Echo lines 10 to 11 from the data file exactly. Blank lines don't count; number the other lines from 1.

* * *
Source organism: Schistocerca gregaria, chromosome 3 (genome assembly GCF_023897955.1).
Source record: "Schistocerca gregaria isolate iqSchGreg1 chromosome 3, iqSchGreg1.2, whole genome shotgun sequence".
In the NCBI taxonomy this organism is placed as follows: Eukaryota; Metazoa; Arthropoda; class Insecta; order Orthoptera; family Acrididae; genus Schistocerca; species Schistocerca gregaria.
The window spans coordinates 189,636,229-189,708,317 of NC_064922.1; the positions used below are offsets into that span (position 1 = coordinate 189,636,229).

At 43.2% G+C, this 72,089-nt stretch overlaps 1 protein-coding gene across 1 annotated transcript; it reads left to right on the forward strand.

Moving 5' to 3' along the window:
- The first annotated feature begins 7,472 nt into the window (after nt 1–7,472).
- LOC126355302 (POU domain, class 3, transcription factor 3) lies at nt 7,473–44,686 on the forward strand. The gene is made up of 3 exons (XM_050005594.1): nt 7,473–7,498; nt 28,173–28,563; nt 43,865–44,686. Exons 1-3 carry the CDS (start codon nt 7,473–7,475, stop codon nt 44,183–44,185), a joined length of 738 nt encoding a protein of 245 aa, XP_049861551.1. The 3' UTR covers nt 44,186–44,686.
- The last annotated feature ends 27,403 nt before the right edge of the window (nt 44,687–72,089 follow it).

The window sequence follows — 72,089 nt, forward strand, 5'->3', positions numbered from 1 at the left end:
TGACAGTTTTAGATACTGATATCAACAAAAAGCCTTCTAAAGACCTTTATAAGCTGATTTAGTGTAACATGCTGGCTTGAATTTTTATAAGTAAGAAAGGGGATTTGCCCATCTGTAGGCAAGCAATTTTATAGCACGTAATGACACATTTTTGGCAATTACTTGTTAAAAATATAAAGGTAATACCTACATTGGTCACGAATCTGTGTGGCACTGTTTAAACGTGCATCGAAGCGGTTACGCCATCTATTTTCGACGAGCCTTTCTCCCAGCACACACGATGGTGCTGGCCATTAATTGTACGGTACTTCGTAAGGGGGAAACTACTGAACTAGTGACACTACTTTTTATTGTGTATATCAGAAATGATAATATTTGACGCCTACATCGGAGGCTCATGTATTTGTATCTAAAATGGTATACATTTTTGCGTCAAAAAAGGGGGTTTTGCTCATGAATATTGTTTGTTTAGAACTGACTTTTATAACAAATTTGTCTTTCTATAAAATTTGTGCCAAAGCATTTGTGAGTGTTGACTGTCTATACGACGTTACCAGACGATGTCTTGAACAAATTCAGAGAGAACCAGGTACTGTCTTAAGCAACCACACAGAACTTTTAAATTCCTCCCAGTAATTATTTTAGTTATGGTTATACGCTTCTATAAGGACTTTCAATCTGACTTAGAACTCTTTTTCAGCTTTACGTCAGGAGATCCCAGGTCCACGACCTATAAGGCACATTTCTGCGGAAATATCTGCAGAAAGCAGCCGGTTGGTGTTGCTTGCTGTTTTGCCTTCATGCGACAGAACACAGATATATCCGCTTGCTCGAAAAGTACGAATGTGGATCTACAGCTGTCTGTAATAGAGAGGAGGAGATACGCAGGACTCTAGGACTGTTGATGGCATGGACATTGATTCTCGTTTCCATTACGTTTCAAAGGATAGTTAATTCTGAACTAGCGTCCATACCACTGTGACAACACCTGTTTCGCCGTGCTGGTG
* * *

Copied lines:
The window sequence follows — 72,089 nt, forward strand, 5'->3', positions numbered from 1 at the left end:
TGACAGTTTTAGATACTGATATCAACAAAAAGCCTTCTAAAGACCTTTATAAGCTGATTTAGTGTAACATGCTGGCTTGAATTTTTATAAGTAAGAAAGGGGATTTGCCCATCTGTAGGCAAGCAATTTTATAGCACGTAATGACACATTTTTGGCAATTACTTGTTAAAAATATAAAGGTAATACCTACATTGGTCACGAATCTGTGTGGCACTGTTTAAACGTGCATCGAAGCGGTTACGCCATCTATTTTCGACGAGCCTTTCTCCCAGCACACACGATGGTGCTGGCCATTAATTGTACGGTACTTCGTAAGGGGGAAACTACTGAACTAGTGACACTACTTTTTATTGTGTATATCAGAAATGATAATATTTGACGCCTACATCGGAGGCTCATGTATTTGTATCTAAAATGGTATACATTTTTGCGTCAAAAAAGGGGGTTTTGCTCATGAATATTGTTTGTTTAGAACTGACTTTTATAACAAATTTGTCTTTCTATAAAATTTGTGCCAAAGCATTTGTGAGTGTTGACTGTCTATACGACGTTACCAGACGATGTCTTGAACAAATTCAGAGAGAACCAGGTACTGTCTTAAGCAACCACACAGAACTTTTAAATTCCTCCCAGTAATTATTTTAGTTATGGTTATACGCTTCTATAAGGACTTTCAATCTGACTTAGAACTCTTTTTCAGCTTTACGTCAGGAGATCCCAGGTCCACGACCTATAAGGCACATTTCTGCGGAAATATCTGCAGAAAGCAGCCGGTTGGTGTTGCTTGCTGTTTTGCCTTCATGCGACAGAACACAGATATATCCGCTTGCTCGAAAAGTACGAATGTGGATCTACAGCTGTCTGTAATAGAGAGGAGGAGATACGCAGGACTCTAGGACTGTTGATGGCATGGACATTGATTCTCGTTTCCATTACGTTTCAAAGGATAGTTAATTCTGAACTAGCGTCCATACCACTGTGACAACACCTGTTTCGCCGTGCTGGTG